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Obama’s sequestration strategy carries political risks

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Photo - WASHINGTON, DC - MARCH 04:  U.S. President Barack Obama meets with his Cabinet at the White House March 4, 2013 in Washington, DC. Obama and Congress remain locked in stalled budget negotiations as the effect of the sequestration begin to impact the U.S. economy.  (Photo by Win McNamee/Getty Images)
WASHINGTON, DC - MARCH 04: U.S. President Barack Obama meets with his Cabinet at the White House March 4, 2013 in Washington, DC. Obama and Congress remain locked in stalled budget negotiations as the effect of the sequestration begin to impact the U.S. economy. (Photo by Win McNamee/Getty Images)
Politics,Beltway Confidential,Philip Klein,Politics Digest

President Obama has made a political calculation when it comes to the automatic spending cuts that took effect on March 1. His thinking is that if he refuses to budge on his demands for higher taxes, that eventually, either Republicans will cave or he’ll be able to castigate them and reap political advantage. Over the weekend, the Washington Post reported on Obama’s focus on winning back control of the House of Representatives in 2014 so that he can advance his agenda. But his strategy carries great risks.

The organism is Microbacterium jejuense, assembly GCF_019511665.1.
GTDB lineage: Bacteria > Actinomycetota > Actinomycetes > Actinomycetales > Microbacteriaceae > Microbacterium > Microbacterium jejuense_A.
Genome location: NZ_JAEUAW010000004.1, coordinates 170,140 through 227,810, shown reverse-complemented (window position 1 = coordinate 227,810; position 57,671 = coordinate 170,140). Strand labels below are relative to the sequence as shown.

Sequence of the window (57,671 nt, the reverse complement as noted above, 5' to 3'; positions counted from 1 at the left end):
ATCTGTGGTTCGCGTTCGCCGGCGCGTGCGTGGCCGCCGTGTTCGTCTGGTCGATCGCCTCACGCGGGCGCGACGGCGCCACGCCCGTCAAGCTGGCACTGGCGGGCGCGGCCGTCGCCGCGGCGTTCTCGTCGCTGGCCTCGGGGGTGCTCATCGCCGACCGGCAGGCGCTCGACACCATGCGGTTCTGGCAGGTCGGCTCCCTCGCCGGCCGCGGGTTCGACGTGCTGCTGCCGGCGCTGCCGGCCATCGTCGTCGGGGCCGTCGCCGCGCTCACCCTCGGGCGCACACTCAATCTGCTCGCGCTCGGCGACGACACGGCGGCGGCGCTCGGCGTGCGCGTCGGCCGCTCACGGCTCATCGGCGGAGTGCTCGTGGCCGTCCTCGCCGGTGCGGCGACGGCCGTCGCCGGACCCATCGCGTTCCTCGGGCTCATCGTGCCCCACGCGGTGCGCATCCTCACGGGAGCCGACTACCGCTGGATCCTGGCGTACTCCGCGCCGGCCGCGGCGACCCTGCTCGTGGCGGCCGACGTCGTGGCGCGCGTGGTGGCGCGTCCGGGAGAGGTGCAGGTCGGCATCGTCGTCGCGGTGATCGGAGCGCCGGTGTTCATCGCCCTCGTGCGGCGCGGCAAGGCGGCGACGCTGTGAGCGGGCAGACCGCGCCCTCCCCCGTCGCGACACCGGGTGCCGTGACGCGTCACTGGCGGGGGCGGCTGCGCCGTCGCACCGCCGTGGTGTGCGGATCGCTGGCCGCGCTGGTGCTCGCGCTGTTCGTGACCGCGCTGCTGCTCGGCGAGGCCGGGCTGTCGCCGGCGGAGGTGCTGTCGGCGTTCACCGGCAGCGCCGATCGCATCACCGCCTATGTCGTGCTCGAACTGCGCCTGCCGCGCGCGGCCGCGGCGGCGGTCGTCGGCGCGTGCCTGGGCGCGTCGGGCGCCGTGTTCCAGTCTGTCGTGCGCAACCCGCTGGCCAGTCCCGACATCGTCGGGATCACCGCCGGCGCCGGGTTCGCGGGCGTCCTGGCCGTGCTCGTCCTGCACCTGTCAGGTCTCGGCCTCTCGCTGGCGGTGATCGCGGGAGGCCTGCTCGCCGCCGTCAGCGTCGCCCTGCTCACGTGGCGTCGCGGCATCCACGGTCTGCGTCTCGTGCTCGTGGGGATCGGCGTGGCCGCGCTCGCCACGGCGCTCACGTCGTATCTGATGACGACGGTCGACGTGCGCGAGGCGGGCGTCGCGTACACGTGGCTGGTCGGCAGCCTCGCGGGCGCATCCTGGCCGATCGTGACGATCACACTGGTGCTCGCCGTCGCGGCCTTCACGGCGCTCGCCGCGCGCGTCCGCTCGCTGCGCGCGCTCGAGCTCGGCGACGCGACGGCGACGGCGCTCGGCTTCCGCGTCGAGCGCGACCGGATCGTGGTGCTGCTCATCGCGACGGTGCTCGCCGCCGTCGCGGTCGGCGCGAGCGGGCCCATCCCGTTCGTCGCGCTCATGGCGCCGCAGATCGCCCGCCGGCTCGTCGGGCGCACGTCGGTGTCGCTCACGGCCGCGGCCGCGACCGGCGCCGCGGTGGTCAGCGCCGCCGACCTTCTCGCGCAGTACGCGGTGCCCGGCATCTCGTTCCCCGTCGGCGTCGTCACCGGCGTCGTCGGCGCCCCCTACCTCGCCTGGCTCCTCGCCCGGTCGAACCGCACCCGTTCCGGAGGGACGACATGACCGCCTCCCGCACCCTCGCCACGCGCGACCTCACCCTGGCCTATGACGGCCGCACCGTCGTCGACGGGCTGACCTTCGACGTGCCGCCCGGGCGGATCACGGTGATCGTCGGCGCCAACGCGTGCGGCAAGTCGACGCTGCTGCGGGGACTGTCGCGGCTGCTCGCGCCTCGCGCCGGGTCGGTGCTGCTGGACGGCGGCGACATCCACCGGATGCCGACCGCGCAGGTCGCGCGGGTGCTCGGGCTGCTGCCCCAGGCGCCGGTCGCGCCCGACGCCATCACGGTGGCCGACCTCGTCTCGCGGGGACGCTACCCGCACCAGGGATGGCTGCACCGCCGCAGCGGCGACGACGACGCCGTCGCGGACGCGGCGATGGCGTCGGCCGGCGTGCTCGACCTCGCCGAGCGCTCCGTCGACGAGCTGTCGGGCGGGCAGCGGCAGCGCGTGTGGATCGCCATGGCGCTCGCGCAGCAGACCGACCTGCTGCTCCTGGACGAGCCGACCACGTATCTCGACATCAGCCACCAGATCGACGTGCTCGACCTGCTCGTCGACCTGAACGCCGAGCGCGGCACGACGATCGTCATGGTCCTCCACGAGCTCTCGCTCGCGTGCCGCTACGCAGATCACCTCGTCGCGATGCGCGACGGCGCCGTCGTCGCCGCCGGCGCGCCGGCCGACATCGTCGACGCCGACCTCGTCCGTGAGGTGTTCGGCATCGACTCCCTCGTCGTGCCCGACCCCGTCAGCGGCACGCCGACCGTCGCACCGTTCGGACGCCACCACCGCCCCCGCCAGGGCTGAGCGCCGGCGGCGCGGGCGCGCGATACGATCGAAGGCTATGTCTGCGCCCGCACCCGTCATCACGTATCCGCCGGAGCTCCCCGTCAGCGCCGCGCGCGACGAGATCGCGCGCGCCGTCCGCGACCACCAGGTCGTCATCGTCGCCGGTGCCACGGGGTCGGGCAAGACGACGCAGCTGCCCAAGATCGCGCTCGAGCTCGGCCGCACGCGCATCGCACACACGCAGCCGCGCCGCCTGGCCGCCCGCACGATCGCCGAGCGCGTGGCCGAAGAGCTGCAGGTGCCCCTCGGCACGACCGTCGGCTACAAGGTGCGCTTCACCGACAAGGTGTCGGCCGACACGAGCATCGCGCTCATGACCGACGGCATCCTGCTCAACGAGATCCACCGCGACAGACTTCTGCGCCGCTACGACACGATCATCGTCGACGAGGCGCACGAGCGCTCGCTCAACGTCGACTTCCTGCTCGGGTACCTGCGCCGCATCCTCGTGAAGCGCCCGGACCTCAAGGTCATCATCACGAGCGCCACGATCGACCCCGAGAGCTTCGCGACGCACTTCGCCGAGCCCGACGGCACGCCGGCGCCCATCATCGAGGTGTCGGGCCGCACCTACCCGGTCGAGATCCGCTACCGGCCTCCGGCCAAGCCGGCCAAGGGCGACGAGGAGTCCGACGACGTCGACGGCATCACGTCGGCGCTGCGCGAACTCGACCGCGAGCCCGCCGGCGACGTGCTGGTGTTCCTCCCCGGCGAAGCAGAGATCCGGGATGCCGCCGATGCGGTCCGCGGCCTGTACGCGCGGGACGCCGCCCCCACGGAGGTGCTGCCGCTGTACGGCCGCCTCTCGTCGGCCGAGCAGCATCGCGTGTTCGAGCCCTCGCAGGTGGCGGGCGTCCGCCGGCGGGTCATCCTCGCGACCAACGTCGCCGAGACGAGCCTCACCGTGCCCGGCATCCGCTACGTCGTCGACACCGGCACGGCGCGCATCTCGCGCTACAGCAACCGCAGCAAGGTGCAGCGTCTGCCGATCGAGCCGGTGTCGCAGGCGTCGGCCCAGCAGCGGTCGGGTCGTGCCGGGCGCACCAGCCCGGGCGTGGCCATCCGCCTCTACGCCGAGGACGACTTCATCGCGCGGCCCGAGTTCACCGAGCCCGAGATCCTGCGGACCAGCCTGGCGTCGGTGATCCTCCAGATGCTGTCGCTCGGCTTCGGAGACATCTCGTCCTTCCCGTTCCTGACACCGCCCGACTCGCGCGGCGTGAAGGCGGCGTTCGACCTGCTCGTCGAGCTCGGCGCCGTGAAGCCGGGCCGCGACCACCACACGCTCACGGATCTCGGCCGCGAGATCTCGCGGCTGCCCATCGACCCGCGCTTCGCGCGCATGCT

To start with, even though it’s true that Obama is more popular that Congressional Republicans, it’s unclear whether his popularity will survive a protracted fight with Republicans over sequestration. Even if more Americans place the blame on Congress, any anti-Washington sentiment that arises from sequestration is likely to affect Obama too, because at least a subset of the public will think it reflects poorly on his leadership. Though it’s by no means conclusive, Sunday’s Gallup tracking poll had Obama’s approval rating down to 46 percent, the lowest since last September.

Also, it’s very unlikely that Democrats will be able to take back that House in 2014. As I’ve previously written, “there has never been a case since the Civil War (i.e since the Democratic and Republican parties co-existed) in which a president regained control of the House for his party in the sixth year of his presidency.” The only time a president’s party gained seats in the comparable sixth year was the Democrats under Bill Clinton in 1998, but they only gained five seats. Democrats would need 17 seats this time. Also, Clinton’s Gallup approval rating was 66 percent at the time of the 1998 mid-term elections, which is 20 points higher than Obama’s now. Obama hasn’t reached 66 percent approval since May 2009, just a few months into his presidency. It’s also worth noting that presidents don’t typically pass major legislation in their final two years in office. Once the 2014 election ends, the 2016 presidential sweepstakes will begin.

Bottom line: a protracted sequestration battle will make it harder for Obama to advance his agenda in 2013 and could erode his popularity — and historical precedent argues against the idea that he’ll be in a stronger position to enact his legislative agenda after 2014.

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Author:

Philip Klein

Commentary Editor
The Washington Examiner